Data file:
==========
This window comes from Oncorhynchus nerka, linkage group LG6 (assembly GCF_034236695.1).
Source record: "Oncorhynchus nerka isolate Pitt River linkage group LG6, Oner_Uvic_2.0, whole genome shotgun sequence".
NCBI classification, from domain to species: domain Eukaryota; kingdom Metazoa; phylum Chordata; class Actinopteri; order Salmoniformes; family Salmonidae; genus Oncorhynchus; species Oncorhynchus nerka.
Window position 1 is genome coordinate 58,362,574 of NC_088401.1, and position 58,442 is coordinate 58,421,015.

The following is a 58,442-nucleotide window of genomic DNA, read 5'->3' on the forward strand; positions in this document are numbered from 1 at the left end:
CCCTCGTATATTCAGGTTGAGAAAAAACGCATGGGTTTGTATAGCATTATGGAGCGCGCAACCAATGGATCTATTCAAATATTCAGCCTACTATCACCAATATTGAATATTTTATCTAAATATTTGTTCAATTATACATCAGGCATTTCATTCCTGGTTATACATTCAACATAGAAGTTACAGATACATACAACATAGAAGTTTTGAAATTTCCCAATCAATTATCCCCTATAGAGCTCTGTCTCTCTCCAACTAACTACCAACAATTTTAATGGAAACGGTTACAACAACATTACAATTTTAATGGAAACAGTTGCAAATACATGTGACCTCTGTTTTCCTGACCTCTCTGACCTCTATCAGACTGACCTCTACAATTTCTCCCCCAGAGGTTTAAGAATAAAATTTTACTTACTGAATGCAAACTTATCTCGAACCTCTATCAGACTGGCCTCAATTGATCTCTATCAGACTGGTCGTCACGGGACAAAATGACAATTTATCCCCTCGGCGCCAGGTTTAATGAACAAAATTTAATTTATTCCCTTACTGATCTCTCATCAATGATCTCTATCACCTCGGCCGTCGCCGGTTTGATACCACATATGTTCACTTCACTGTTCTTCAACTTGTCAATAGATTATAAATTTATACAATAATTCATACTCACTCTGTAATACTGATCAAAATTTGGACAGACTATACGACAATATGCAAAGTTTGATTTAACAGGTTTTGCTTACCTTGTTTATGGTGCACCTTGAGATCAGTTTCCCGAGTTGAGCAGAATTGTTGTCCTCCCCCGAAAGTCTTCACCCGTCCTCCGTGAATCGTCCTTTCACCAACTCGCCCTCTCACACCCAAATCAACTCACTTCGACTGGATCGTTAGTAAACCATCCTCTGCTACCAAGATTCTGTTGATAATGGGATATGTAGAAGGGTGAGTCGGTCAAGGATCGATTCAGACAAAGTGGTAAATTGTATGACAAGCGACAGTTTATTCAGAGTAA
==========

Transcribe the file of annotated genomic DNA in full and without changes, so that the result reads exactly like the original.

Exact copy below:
This window comes from Oncorhynchus nerka, linkage group LG6 (assembly GCF_034236695.1).
Source record: "Oncorhynchus nerka isolate Pitt River linkage group LG6, Oner_Uvic_2.0, whole genome shotgun sequence".
NCBI classification, from domain to species: domain Eukaryota; kingdom Metazoa; phylum Chordata; class Actinopteri; order Salmoniformes; family Salmonidae; genus Oncorhynchus; species Oncorhynchus nerka.
Window position 1 is genome coordinate 58,362,574 of NC_088401.1, and position 58,442 is coordinate 58,421,015.

The following is a 58,442-nucleotide window of genomic DNA, read 5'->3' on the forward strand; positions in this document are numbered from 1 at the left end:
CCCTCGTATATTCAGGTTGAGAAAAAACGCATGGGTTTGTATAGCATTATGGAGCGCGCAACCAATGGATCTATTCAAATATTCAGCCTACTATCACCAATATTGAATATTTTATCTAAATATTTGTTCAATTATACATCAGGCATTTCATTCCTGGTTATACATTCAACATAGAAGTTACAGATACATACAACATAGAAGTTTTGAAATTTCCCAATCAATTATCCCCTATAGAGCTCTGTCTCTCTCCAACTAACTACCAACAATTTTAATGGAAACGGTTACAACAACATTACAATTTTAATGGAAACAGTTGCAAATACATGTGACCTCTGTTTTCCTGACCTCTCTGACCTCTATCAGACTGACCTCTACAATTTCTCCCCCAGAGGTTTAAGAATAAAATTTTACTTACTGAATGCAAACTTATCTCGAACCTCTATCAGACTGGCCTCAATTGATCTCTATCAGACTGGTCGTCACGGGACAAAATGACAATTTATCCCCTCGGCGCCAGGTTTAATGAACAAAATTTAATTTATTCCCTTACTGATCTCTCATCAATGATCTCTATCACCTCGGCCGTCGCCGGTTTGATACCACATATGTTCACTTCACTGTTCTTCAACTTGTCAATAGATTATAAATTTATACAATAATTCATACTCACTCTGTAATACTGATCAAAATTTGGACAGACTATACGACAATATGCAAAGTTTGATTTAACAGGTTTTGCTTACCTTGTTTATGGTGCACCTTGAGATCAGTTTCCCGAGTTGAGCAGAATTGTTGTCCTCCCCCGAAAGTCTTCACCCGTCCTCCGTGAATCGTCCTTTCACCAACTCGCCCTCTCACACCCAAATCAACTCACTTCGACTGGATCGTTAGTAAACCATCCTCTGCTACCAAGATTCTGTTGATAATGGGATATGTAGAAGGGTGAGTCGGTCAAGGATCGATTCAGACAAAGTGGTAAATTGTATGACAAGCGACAGTTTATTCAGAGTAA